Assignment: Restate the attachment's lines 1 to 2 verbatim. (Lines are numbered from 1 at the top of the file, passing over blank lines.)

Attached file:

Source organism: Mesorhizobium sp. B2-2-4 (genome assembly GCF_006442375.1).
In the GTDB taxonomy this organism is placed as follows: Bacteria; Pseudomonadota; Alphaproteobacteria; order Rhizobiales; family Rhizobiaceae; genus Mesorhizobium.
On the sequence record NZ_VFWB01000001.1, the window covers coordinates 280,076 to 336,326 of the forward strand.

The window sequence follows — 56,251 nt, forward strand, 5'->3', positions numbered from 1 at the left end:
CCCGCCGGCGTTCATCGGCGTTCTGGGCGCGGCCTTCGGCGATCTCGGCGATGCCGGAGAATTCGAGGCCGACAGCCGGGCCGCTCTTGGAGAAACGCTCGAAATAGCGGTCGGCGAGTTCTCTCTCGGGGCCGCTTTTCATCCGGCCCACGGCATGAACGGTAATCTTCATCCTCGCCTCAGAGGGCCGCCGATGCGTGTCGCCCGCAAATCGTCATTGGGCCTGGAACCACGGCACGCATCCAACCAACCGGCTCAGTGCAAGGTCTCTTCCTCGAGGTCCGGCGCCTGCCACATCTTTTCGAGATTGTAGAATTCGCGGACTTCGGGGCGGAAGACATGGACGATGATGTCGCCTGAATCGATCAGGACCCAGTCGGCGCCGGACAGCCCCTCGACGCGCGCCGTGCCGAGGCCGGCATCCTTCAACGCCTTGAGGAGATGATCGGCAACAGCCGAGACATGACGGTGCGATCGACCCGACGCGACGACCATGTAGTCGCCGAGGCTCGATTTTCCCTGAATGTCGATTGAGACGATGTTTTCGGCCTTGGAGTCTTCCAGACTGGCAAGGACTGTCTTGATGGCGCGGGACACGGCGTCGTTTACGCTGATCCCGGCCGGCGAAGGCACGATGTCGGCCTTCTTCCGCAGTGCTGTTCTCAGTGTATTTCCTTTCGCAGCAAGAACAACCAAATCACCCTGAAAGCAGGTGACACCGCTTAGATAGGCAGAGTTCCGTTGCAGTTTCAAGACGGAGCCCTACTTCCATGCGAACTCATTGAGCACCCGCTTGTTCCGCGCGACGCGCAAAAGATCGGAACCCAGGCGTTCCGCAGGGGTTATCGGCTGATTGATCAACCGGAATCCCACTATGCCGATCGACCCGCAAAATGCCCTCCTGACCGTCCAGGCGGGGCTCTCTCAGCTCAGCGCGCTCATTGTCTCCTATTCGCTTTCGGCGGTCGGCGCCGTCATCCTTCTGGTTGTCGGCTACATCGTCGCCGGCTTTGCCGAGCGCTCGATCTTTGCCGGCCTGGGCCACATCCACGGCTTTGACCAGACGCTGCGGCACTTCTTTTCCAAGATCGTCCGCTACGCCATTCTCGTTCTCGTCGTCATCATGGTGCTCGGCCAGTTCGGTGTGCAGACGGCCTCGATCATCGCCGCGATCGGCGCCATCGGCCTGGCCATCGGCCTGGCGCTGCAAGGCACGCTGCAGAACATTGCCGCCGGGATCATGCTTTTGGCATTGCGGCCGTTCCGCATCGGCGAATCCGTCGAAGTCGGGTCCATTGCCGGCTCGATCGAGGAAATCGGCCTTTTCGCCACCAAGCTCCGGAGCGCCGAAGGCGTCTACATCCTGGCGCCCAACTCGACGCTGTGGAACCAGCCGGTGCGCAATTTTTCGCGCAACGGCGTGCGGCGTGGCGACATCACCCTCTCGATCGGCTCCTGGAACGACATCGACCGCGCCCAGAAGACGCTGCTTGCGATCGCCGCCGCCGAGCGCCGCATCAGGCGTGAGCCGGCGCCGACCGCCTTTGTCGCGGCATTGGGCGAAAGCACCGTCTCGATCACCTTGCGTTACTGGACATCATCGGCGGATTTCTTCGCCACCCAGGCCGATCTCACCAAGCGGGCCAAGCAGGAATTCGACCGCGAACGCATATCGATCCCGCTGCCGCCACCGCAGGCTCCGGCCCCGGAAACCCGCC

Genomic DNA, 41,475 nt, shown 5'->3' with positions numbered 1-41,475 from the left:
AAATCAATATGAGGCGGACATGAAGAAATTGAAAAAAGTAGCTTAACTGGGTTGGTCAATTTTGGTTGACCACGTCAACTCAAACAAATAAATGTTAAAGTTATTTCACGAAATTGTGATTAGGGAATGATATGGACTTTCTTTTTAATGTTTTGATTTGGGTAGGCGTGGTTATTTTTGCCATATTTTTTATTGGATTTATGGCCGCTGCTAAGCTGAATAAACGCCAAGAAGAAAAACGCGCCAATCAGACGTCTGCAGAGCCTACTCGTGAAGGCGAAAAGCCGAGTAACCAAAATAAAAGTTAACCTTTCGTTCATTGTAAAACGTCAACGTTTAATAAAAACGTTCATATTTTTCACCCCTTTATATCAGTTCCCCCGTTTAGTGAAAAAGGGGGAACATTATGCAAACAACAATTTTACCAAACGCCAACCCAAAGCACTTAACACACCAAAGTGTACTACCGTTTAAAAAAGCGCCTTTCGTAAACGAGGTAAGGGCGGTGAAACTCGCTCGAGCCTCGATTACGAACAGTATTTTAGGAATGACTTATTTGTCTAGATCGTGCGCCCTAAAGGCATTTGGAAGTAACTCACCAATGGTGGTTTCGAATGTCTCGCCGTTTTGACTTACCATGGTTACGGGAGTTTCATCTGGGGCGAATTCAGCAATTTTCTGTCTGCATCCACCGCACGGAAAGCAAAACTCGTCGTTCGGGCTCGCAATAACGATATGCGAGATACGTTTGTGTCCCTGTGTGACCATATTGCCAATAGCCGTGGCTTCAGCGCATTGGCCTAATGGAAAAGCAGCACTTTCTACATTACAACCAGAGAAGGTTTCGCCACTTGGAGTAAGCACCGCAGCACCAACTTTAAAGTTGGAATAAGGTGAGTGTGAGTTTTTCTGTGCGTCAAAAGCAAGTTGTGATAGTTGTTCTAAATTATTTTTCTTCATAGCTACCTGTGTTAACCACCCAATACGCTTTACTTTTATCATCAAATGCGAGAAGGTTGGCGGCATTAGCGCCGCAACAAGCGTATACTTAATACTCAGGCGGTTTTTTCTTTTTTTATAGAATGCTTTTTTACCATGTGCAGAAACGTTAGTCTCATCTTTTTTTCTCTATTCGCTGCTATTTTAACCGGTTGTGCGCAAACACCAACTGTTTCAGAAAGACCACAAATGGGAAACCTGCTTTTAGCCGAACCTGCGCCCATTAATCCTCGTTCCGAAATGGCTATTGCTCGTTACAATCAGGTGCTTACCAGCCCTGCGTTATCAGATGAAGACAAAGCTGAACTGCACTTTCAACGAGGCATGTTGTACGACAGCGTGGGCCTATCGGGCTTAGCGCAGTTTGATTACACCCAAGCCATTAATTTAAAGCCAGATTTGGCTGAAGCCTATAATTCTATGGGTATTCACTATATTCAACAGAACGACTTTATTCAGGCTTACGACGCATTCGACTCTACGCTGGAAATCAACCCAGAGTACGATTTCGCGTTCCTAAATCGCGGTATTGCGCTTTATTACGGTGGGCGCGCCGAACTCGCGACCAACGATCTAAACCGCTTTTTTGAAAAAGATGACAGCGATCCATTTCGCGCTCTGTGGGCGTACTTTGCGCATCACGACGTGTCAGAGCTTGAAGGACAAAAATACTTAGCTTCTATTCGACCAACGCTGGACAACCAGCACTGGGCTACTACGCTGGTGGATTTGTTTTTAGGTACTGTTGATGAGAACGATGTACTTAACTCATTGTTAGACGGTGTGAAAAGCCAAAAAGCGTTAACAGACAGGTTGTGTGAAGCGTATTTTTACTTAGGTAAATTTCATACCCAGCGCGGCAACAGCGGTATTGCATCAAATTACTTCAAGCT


Source organism: Mesorhizobium sp. B2-2-4 (genome assembly GCF_006442375.1).
In the GTDB taxonomy this organism is placed as follows: Bacteria; Pseudomonadota; Alphaproteobacteria; order Rhizobiales; family Rhizobiaceae; genus Mesorhizobium.